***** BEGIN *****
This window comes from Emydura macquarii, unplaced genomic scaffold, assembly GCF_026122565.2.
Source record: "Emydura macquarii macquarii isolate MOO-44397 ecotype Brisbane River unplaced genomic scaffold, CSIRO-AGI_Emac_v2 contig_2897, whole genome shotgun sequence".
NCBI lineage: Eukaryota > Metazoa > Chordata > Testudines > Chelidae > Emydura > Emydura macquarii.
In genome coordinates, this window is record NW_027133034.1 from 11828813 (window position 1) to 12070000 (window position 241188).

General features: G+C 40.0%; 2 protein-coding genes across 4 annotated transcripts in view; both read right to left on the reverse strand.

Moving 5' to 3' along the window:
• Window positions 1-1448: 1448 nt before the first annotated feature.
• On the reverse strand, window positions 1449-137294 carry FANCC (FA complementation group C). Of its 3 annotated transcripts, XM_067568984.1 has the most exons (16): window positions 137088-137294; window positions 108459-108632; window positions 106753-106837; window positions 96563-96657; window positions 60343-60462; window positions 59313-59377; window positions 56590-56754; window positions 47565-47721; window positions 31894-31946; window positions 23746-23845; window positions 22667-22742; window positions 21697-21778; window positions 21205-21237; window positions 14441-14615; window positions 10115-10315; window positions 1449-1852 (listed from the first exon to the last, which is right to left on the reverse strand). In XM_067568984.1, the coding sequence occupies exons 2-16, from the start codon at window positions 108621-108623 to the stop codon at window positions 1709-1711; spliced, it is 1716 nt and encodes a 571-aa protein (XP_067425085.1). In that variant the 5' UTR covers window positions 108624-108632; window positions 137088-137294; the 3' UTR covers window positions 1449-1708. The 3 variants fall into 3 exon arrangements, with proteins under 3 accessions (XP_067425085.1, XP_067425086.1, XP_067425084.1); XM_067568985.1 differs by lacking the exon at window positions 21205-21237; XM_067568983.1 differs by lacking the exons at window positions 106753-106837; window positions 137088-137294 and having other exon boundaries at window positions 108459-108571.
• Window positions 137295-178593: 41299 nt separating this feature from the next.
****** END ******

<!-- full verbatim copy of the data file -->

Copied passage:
This window comes from Emydura macquarii, unplaced genomic scaffold, assembly GCF_026122565.2.
Source record: "Emydura macquarii macquarii isolate MOO-44397 ecotype Brisbane River unplaced genomic scaffold, CSIRO-AGI_Emac_v2 contig_2897, whole genome shotgun sequence".
NCBI lineage: Eukaryota > Metazoa > Chordata > Testudines > Chelidae > Emydura > Emydura macquarii.
In genome coordinates, this window is record NW_027133034.1 from 11828813 (window position 1) to 12070000 (window position 241188).

General features: G+C 40.0%; 2 protein-coding genes across 4 annotated transcripts in view; both read right to left on the reverse strand.

Moving 5' to 3' along the window:
• Window positions 1-1448: 1448 nt before the first annotated feature.
• On the reverse strand, window positions 1449-137294 carry FANCC (FA complementation group C). Of its 3 annotated transcripts, XM_067568984.1 has the most exons (16): window positions 137088-137294; window positions 108459-108632; window positions 106753-106837; window positions 96563-96657; window positions 60343-60462; window positions 59313-59377; window positions 56590-56754; window positions 47565-47721; window positions 31894-31946; window positions 23746-23845; window positions 22667-22742; window positions 21697-21778; window positions 21205-21237; window positions 14441-14615; window positions 10115-10315; window positions 1449-1852 (listed from the first exon to the last, which is right to left on the reverse strand). In XM_067568984.1, the coding sequence occupies exons 2-16, from the start codon at window positions 108621-108623 to the stop codon at window positions 1709-1711; spliced, it is 1716 nt and encodes a 571-aa protein (XP_067425085.1). In that variant the 5' UTR covers window positions 108624-108632; window positions 137088-137294; the 3' UTR covers window positions 1449-1708. The 3 variants fall into 3 exon arrangements, with proteins under 3 accessions (XP_067425085.1, XP_067425086.1, XP_067425084.1); XM_067568985.1 differs by lacking the exon at window positions 21205-21237; XM_067568983.1 differs by lacking the exons at window positions 106753-106837; window positions 137088-137294 and having other exon boundaries at window positions 108459-108571.
• Window positions 137295-178593: 41299 nt separating this feature from the next.